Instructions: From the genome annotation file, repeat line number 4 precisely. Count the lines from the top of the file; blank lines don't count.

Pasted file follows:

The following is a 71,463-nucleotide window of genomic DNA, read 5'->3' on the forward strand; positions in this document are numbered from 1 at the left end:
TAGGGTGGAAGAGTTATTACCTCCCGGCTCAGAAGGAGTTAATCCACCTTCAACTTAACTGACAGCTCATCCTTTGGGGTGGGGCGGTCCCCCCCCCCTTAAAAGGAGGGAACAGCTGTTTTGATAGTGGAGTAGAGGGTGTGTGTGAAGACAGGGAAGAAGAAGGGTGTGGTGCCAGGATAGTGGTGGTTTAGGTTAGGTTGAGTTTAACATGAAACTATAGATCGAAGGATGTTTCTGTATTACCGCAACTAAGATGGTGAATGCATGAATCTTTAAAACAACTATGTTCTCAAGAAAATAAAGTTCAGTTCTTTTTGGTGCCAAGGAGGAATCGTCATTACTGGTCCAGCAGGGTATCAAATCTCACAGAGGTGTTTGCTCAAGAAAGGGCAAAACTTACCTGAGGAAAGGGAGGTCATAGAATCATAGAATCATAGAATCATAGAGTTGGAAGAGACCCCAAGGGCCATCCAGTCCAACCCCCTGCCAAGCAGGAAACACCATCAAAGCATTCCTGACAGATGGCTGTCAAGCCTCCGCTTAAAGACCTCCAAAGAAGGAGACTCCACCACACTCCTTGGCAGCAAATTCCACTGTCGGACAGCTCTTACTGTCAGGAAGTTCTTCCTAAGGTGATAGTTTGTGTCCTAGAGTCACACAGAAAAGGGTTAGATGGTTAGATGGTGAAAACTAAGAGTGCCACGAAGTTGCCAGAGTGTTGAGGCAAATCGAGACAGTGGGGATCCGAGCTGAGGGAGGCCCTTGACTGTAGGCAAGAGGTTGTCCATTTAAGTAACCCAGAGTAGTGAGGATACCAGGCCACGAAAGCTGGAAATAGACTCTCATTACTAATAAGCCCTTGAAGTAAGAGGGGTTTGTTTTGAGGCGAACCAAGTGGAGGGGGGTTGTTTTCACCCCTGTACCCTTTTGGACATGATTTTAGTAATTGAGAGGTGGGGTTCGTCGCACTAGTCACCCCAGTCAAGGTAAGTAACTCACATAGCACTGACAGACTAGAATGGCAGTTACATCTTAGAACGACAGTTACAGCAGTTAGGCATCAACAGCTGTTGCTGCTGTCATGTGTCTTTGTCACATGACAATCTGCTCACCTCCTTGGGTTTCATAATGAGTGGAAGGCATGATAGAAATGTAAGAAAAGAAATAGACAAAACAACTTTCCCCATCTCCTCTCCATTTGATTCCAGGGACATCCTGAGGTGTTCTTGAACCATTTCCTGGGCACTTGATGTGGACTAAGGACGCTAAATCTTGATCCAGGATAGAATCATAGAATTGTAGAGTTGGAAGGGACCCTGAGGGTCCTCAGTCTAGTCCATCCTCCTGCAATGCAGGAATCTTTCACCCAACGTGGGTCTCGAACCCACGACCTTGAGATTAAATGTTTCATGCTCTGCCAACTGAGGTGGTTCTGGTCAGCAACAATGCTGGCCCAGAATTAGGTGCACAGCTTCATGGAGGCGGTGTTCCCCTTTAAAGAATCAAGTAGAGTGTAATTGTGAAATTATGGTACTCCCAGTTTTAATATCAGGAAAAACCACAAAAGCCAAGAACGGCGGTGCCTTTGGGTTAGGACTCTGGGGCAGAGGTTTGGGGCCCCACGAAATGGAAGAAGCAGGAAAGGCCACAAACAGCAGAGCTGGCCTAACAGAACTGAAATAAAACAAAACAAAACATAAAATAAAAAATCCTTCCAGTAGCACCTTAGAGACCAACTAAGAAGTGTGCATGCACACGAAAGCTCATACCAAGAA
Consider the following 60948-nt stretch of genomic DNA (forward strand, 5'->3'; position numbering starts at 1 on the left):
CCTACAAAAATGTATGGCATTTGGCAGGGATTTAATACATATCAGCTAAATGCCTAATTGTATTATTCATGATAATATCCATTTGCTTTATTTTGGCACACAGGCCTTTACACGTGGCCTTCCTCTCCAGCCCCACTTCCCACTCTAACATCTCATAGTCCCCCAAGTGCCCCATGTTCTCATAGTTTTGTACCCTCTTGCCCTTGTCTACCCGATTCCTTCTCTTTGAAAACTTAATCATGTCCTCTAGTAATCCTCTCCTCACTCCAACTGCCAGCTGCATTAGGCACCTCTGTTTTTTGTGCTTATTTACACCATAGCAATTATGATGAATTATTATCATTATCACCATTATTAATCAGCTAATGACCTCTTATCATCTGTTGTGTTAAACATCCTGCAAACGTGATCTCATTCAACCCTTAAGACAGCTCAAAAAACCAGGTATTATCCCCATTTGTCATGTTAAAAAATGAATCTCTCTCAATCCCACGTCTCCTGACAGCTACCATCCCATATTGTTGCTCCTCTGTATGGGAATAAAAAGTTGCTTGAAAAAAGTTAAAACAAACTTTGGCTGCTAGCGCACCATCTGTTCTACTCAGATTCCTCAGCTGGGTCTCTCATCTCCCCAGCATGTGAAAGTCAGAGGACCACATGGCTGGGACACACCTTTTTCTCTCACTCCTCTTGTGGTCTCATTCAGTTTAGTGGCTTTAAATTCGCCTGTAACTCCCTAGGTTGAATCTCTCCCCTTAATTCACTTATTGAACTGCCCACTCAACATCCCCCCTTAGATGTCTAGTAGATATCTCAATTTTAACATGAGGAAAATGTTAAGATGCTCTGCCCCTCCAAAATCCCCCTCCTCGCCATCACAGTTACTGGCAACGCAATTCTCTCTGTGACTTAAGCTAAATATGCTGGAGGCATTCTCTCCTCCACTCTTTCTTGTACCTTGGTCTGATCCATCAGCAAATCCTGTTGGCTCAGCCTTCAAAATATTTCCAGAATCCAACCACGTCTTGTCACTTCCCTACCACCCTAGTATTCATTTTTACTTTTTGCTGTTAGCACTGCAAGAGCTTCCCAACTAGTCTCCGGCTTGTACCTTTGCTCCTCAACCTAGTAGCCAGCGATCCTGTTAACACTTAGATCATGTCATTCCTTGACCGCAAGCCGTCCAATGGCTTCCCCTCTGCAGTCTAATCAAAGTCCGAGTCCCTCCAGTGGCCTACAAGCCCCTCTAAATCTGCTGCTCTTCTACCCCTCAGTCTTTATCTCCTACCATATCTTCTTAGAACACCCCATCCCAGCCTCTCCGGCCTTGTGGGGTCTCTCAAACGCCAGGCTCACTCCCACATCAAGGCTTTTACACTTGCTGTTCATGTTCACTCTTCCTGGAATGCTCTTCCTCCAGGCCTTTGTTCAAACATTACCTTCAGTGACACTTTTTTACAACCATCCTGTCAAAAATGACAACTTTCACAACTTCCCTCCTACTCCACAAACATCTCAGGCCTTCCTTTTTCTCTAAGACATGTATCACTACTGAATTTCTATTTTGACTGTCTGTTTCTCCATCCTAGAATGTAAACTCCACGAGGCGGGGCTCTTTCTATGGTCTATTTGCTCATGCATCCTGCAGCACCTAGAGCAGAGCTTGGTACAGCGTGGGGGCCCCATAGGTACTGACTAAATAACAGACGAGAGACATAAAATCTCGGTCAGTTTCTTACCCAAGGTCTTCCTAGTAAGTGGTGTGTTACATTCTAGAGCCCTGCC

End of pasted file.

CCTACAAAAATGTATGGCATTTGGCAGGGATTTAATACATATCAGCTAAATGCCTAATTGTATTATTCATGATAATATCCATTTGCTTTATTTTGGCACACAGGCCTTTACACGTGGCCTTCCTCTCCAGCCCCACTTCCCACTCTAACATCTCATAGTCCCCCAAGTGCCCCATGTTCTCATAGTTTTGTACCCTCTTGCCCTTGTCTACCCGATTCCTTCTCTTTGAAAACTTAATCATGTCCTCTAGTAATCCTCTCCTCACTCCAACTGCCAGCTGCATTAGGCACCTCTGTTTTTTGTGCTTATTTACACCATAGCAATTATGATGAATTATTATCATTATCACCATTATTAATCAGCTAATGACCTCTTATCATCTGTTGTGTTAAACATCCTGCAAACGTGATCTCATTCAACCCTTAAGACAGCTCAAAAAACCAGGTATTATCCCCATTTGTCATGTTAAAAAATGAATCTCTCTCAATCCCACGTCTCCTGACAGCTACCATCCCATATTGTTGCTCCTCTGTATGGGAATAAAAAGTTGCTTGAAAAAAGTTAAAACAAACTTTGGCTGCTAGCGCACCATCTGTTCTACTCAGATTCCTCAGCTGGGTCTCTCATCTCCCCAGCATGTGAAAGTCAGAGGACCACATGGCTGGGACACACCTTTTTCTCTCACTCCTCTTGTGGTCTCATTCAGTTTAGTGGCTTTAAATTCGCCTGTAACTCCCTAGGTTGAATCTCTCCCCTTAATTCACTTATTGAACTGCCCACTCAACATCCCCCCTTAGATGTCTAGTAGATATCTCAATTTTAACATGAGGAAAATGTTAAGATGCTCTGCCCCTCCAAAATCCCCCTCCTCGCCATCACAGTTACTGGCAACGCAATTCTCTCTGTGACTTAAGCTAAATATGCTGGAGGCATTCTCTCCTCCACTCTTTCTTGTACCTTGGTCTGATCCATCAGCAAATCCTGTTGGCTCAGCCTTCAAAATATTTCCAGAATCCAACCACGTCTTGTCACTTCCCTACCACCCTAGTATTCATTTTTACTTTTTGCTGTTAGCACTGCAAGAGCTTCCCAACTAGTCTCCGGCTTGTACCTTTGCTCCTCAACCTAGTAGCCAGCGATCCTGTTAACACTTAGATCATGTCATTCCTTGACCGCAAGCCGTCCAATGGCTTCCCCTCTGCAGTCTAATCAAAGTCCGAGTCCCTCCAGTGGCCTACAAGCCCCTCTAAATCTGCTGCTCTTCTACCCCTCAGTCTTTATCTCCTACCATATCTTCTTAGAACACCCCATCCCAGCCTCTCCGGCCTTGTGGGGTCTCTCAAACGCCAGGCTCACTCCCACATCAAGGCTTTTACACTTGCTGTTCATGTTCACTCTTCCTGGAATGCTCTTCCTCCAGGCCTTTGTTCAAACATTACCTTCAGTGACACTTTTTTACAACCATCCTGTCAAAAATGACAACTTTCACAACTTCCCTCCTACTCCACAAACATCTCAGGCCTTCCTTTTTCTCTAAGACATGTATCACTACTGAATTTCTATTTTGACTGTCTGTTTCTCCATCCTAGAATGTAAACTCCACGAGGCGGGGCTCTTTCTATGGTCTATTTGCTCATGCATCCTGCAGCACCTAGAGCAGAGCTTGGTACAGCGTGGGGGCCCCATAGGTACTGACTAAATAACAGACGAGAGACATAAAATCTCGGTCAGTTTCTTACCCAAGGTCTTCCTAGTAAGTGGTGTGTTACATTCTAGAGCCCTGCC